The bad news is I got some feedback passed on via Phantok, that so far the sessions have been really useful in terms of content but that presentation has been quite dry. OK, it's not really bad news as such: of course I'm glad the participants mentioned it to Phantok and he mentioned it to me, because now I know and it gives me the opportunity to put things right. At the same time, it's natural that I'm a bit disheartened and wondering how I can improve. I think the subject matter itself has been dry (but important), but that is not a valid excuse. It is up to me to inject a bit of life into the sessions and to set the tone for everybody else. Phantok suggested getting a bit more animated. Tomorrow is more games based, and as good a time to start as any.

Tuesday, June 15, 2004

All the Longsho leaders are back from camp, which was very successful, and we started seminar today. Phantok and I are running it for more people than I expected. The guy from Darjeeling couldn't make it, but there are two Dickyiling leaders here and four or five from Dharamshala. As far as I'm concerned, it's a good thing. It means more trained people around the office and ensures the knowledge isn't concentrated in the hands of a few on whom everyone else has to depend. Sessions today were on hopes, fears and expectations and getting an overview of the regions. They're going to give short presentations on their respective regions in just an hour from now.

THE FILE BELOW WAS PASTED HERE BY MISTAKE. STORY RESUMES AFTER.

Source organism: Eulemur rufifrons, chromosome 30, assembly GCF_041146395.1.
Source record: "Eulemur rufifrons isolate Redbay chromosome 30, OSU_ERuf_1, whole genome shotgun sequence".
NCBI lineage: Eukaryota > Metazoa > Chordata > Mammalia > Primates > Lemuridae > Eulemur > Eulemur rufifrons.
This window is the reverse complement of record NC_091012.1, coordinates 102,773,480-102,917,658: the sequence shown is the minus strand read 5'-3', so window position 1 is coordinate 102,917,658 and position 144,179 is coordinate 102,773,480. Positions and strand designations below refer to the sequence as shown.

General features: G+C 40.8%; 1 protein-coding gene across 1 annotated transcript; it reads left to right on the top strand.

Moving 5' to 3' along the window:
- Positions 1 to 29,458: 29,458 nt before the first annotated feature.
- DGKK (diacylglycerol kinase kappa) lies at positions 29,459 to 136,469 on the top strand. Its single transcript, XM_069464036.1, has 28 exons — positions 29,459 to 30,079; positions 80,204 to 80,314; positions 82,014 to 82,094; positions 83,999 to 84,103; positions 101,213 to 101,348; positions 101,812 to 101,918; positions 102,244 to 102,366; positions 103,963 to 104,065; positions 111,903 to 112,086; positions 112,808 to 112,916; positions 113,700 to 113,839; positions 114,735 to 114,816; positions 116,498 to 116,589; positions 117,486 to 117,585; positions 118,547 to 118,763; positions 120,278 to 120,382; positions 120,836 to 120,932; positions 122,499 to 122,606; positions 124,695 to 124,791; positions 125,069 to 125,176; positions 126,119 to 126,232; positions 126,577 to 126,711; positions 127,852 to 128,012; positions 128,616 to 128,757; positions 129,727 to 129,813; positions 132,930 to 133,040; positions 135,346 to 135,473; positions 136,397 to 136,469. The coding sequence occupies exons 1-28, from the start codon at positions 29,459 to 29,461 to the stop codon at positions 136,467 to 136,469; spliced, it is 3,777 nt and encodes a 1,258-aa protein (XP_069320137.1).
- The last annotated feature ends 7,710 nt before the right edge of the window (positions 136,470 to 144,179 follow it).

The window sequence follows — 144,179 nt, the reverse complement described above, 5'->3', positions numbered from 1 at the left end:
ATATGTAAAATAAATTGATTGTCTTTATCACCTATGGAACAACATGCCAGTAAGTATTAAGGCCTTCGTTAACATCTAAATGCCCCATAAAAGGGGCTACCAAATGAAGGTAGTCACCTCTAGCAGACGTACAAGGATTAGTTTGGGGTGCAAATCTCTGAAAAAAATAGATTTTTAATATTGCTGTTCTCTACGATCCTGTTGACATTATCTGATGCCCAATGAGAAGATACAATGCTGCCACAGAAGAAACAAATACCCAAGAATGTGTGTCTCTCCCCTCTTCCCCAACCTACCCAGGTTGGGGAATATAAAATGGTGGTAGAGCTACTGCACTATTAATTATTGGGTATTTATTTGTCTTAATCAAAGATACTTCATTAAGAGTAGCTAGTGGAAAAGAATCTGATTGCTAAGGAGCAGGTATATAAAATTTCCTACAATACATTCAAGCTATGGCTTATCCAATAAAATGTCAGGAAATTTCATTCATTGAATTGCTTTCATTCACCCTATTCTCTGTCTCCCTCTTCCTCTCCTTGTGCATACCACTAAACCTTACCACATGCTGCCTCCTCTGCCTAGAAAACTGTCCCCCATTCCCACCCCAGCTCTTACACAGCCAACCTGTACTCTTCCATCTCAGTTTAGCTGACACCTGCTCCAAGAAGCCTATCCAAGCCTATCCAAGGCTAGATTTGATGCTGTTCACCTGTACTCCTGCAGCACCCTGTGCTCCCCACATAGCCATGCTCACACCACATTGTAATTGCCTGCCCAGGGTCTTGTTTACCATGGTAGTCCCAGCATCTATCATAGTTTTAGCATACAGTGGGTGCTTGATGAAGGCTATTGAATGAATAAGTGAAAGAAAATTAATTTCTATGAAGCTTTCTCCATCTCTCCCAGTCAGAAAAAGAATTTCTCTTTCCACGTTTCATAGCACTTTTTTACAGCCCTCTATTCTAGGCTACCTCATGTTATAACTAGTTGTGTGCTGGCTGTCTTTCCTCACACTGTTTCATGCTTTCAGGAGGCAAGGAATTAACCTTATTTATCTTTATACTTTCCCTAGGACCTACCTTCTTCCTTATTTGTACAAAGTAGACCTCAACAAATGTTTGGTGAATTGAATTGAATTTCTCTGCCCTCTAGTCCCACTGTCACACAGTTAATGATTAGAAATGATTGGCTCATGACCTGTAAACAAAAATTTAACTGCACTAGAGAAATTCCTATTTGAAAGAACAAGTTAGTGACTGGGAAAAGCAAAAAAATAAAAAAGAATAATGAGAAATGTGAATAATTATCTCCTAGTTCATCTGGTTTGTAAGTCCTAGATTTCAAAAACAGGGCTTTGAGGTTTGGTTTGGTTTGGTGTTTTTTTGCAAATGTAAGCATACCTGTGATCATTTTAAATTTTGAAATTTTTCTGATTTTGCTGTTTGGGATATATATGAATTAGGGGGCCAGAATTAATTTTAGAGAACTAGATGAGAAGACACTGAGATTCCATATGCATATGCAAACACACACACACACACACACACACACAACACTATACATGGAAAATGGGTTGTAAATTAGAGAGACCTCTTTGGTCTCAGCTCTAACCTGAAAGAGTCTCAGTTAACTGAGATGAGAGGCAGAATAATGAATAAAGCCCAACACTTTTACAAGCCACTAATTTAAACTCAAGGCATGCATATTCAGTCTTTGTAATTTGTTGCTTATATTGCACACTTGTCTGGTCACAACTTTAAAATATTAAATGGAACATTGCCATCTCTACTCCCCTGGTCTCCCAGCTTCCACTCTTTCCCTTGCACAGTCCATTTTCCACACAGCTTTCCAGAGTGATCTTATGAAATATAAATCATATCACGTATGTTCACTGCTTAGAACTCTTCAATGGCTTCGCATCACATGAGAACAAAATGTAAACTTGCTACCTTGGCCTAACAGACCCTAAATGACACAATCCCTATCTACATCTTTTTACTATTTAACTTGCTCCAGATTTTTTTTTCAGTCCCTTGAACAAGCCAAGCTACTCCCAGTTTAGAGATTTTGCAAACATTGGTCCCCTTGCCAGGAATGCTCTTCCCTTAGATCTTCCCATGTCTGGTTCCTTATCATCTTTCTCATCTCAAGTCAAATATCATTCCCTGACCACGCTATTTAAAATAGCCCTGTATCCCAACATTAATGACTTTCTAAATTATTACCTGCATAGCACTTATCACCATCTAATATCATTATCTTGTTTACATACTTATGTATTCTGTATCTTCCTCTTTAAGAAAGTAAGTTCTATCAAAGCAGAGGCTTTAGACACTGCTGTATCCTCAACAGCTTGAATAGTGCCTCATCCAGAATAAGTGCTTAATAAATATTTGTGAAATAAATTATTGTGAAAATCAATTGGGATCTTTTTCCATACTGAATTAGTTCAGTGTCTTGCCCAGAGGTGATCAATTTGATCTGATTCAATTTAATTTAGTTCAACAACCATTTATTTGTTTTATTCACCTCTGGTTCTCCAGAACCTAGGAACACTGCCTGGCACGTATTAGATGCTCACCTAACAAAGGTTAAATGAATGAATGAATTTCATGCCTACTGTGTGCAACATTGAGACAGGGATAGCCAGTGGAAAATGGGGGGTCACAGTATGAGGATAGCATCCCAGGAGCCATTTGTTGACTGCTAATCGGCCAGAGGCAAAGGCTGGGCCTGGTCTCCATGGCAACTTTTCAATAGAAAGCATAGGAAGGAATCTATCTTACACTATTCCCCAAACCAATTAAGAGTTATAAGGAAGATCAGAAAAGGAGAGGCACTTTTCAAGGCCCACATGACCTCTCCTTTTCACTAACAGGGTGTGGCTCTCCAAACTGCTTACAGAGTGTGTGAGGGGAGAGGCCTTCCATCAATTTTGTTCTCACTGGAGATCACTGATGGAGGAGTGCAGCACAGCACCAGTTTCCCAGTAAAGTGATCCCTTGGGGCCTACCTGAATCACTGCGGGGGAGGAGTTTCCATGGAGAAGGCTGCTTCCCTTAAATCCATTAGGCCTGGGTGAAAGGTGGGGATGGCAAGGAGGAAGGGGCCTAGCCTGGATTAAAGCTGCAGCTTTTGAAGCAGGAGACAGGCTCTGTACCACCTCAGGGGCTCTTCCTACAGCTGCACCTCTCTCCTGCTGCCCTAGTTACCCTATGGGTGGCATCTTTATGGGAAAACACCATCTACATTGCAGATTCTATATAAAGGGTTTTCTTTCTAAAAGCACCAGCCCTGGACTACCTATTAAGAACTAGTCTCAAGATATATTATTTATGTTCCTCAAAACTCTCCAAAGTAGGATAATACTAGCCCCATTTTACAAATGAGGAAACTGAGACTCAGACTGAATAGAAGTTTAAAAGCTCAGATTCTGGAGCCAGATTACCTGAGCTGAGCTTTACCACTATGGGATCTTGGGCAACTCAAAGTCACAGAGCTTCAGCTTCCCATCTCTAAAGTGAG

The last few days I've also edited the first few pages of the report Phantok's started. Just checking the English and expression really - it's still his work.

Friday, June 04, 2004

Just got back from a two day visit to Longsho summer camp. 45 Tibetan teenagers and 10 leaders in an idyllic school venue, bordered by tea fields at the bottom of the Himalayas. Bit like Jewish camp, only the weather's more consistent and even the harder looking boys are better behaved. They don't have the confidence we do yet. Most of them came over from Tibet when they were 7 or 8. Now they're learning about being a Longsho leader themselves. Some of that Youth Movement mythology, that's so vital, is starting to get more entrenched. That's a good thing. Funny to see the stuff that's made it over via the exchange. 'Father Abraham' in Tibetan. Ladders. Duck-duck-goose. Everything going well. Longsho more than capable of putting on a good camp.

Tuesday, June 01, 2004

Back into the world of Longsho and TJYE. Slowly though. Last night I sat in on a final leaders' meeting before summer camp. I was asked to take a small session on personal example and leaders' behaviour on camp. We played a couple games to illustrate how one person's behaviour can impact on everyone else and then we thought about figures who've influenced us in the past. Finally we brought the issues together in discussion and drew up a list of qualities to aim for as leaders on Longsho summer camp.

Everyone left for the camp site today. I was left in the office to get on with finalising the post-camp seminar programme. The kids arrive on camp tomorrow. I'll also visit and stay overnight, to see the real purpose of the youth movement.